This book is such a treasure and the type of book that many people will hate the moment they try to begin it.  If you need a clearly linear novel and if you need quotation marks to distinguish dialogue then this novel will be distasteful.  I am of a postmodern bent when it comes to such things and respect novels that can do these things and do them effectively.  I do not deny that in the hands of unskilled writers and editors, the end result is a mess but Dewitt is far from unskilled.  She is a master, the type of talent who makes the complex seem so easy, so very easy.  The layering is glorious with so many surprises at each turn of the page that I found myself not wanting to read too quickly when I came close to the end. 

Four:  The Remembered Self
At one point, Dewitt makes reference to Carl Friedrich Gauss and a possibly apocryphal story of his adding a sequential series of integers using a simple formula.  One time my step-father (although he and my mother were not yet married), while we were driving somewhere, asked myself and his daughter “What is the sum of all the numbers from 1 to 100?”  I pondered it for a few moments and then said, “5050.”  When he asked me how I had come up with the solution, I explained that I realized 1 + 99 equals 100 and 2 + 98 equals 100 so it was simply a matter of knowing that I would add them all and have to add 50 more.  This is not quite the same as what the novel says one should do but the end result is correct.  (You would multiply 100 by 101 and then divide the product by 2.)  That I had done this in my head surprised him.  That I out thought my (future) step-sister was only due to my being seven years her senior.  It wasn’t all that impressive but I can’t help wondering if maybe some of my intellect did not go overlooked.  I know I found school dreadfully dull although I liked interacting with other people.  I probably still favor a more social work environment than one in which I am expected to fulfill my role without thought, moving by rote from task to task.  And perhaps that is part of what I loved about this book because there is nothing rote about it.  I don’t expect to read another book quite like this one, with its dark humor (There is a strange taboo in our society against matricide.  (253)) and curious observations (The fact is that most people are illogical out of habit rather than stupidity; they could probably be rational quite easily if they were properly taught.  (363-364)),  I found myself chuckling, even guffawing, and I don’t frequently find books that give me so much pleasure.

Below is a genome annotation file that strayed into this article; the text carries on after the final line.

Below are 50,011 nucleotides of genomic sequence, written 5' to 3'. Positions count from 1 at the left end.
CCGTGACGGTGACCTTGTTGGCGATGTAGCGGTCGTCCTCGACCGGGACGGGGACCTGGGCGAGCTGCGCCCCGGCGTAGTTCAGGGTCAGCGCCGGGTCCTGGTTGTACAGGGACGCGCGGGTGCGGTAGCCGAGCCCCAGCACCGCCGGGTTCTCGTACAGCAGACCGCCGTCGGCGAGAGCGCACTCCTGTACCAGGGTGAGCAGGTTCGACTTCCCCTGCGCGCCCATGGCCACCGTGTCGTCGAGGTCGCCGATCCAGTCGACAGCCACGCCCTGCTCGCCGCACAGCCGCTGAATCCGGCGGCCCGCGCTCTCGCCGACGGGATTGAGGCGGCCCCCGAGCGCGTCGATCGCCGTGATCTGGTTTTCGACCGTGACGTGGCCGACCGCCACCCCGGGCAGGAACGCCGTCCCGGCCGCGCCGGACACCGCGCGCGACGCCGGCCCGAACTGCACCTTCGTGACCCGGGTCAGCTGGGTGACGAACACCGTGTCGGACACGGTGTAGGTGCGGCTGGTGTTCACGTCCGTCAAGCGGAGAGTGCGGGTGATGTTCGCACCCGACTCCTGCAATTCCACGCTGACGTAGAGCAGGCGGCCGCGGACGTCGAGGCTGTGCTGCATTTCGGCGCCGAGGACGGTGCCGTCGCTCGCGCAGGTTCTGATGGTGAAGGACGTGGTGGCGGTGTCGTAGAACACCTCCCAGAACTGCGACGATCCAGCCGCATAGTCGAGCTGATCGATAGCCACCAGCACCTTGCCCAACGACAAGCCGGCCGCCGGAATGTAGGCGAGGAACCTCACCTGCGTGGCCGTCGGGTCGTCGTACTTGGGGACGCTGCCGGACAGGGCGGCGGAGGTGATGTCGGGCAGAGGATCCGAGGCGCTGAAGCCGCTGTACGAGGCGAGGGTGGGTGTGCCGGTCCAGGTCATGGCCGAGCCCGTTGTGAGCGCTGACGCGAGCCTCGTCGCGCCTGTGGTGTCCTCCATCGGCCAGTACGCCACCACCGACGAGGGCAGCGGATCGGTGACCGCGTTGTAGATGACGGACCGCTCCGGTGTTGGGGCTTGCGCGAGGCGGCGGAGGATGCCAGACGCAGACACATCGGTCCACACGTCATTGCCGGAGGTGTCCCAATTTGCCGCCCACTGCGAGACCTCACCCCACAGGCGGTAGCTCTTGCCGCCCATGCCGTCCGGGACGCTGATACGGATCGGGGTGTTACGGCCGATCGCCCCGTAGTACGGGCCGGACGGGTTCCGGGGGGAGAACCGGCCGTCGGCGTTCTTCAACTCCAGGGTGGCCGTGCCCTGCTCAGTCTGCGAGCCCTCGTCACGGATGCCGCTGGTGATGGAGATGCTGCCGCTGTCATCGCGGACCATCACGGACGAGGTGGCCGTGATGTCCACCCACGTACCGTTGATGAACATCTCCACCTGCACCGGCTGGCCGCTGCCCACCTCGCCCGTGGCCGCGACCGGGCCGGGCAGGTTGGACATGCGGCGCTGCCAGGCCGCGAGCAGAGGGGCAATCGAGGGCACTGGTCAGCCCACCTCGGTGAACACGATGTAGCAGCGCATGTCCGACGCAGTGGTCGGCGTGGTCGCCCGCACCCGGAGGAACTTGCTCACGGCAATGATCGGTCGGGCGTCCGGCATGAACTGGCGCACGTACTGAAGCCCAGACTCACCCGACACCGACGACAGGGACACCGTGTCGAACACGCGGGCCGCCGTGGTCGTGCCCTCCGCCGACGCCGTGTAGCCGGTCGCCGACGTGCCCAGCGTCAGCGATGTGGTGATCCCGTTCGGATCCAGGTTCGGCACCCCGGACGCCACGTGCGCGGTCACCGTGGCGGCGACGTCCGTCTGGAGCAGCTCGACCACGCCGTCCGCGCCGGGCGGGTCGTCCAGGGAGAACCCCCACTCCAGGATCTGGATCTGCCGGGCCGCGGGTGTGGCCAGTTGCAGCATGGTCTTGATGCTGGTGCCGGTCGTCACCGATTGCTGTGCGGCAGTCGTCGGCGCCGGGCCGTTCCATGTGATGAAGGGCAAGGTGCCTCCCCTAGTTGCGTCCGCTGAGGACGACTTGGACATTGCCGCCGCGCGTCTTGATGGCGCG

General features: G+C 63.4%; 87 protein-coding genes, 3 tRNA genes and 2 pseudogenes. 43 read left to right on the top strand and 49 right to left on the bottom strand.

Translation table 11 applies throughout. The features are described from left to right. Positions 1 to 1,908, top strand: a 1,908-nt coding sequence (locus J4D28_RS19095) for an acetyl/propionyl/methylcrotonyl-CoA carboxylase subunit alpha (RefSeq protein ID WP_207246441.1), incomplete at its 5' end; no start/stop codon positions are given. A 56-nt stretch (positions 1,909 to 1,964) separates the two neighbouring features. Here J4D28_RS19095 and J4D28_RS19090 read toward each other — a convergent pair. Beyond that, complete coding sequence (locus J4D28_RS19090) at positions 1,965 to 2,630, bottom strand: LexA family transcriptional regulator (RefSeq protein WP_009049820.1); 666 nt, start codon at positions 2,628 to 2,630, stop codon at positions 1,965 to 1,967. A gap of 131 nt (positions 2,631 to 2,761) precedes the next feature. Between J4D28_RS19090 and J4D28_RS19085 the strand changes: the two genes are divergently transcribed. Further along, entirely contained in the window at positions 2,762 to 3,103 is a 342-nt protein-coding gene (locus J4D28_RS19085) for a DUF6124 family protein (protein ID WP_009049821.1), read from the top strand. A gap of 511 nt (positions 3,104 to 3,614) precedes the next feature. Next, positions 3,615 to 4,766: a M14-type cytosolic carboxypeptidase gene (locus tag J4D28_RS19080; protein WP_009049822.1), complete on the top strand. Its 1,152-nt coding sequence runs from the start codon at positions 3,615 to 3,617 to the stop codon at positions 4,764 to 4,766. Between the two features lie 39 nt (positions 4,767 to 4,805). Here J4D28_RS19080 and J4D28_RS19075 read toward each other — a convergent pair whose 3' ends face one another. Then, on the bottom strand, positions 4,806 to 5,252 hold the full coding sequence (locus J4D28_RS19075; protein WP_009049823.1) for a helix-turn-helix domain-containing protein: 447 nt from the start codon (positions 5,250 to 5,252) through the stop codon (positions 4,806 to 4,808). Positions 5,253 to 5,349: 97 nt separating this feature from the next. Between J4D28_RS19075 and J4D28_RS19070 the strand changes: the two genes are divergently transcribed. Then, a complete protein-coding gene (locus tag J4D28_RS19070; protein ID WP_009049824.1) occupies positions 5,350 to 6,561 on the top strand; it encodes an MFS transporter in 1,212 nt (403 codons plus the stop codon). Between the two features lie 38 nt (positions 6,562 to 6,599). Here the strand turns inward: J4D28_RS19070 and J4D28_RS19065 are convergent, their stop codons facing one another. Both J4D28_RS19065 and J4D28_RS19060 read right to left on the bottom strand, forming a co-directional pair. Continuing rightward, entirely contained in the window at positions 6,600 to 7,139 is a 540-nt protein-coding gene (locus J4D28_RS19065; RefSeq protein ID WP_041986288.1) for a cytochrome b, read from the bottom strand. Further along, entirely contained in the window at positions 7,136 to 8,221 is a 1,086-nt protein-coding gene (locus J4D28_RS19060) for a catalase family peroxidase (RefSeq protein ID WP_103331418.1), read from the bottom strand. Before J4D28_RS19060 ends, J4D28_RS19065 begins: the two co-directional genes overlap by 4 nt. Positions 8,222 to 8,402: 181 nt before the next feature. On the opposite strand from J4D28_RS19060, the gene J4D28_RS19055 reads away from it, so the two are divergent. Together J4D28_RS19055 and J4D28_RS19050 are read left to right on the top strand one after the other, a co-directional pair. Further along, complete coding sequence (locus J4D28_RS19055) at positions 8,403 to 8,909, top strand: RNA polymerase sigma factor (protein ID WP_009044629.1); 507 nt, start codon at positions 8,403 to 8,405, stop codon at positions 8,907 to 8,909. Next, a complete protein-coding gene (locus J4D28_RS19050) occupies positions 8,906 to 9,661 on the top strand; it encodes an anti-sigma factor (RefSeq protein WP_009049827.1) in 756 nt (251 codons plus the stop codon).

Five:  The Self as Reviewer
I said at the start that I doubted I’d be able to write a review that would adequately reflect what a remarkable book this is.  I could only try to share how I think I approached reading this novel from a variety of perspectives to give some idea of why I appreciated it so very much.  I couldn’t possibly prepare myself for the story because even when I thought what could happen, something else entirely different would happen and it never seemed wrong, contrived, manipulative, or any of the things that I usually feel for novels that deeply disappointing.  This is, needless to say, a thinking person’s book and not an easy escapist bit of fluff. There is nothing wrong with escapist fluff.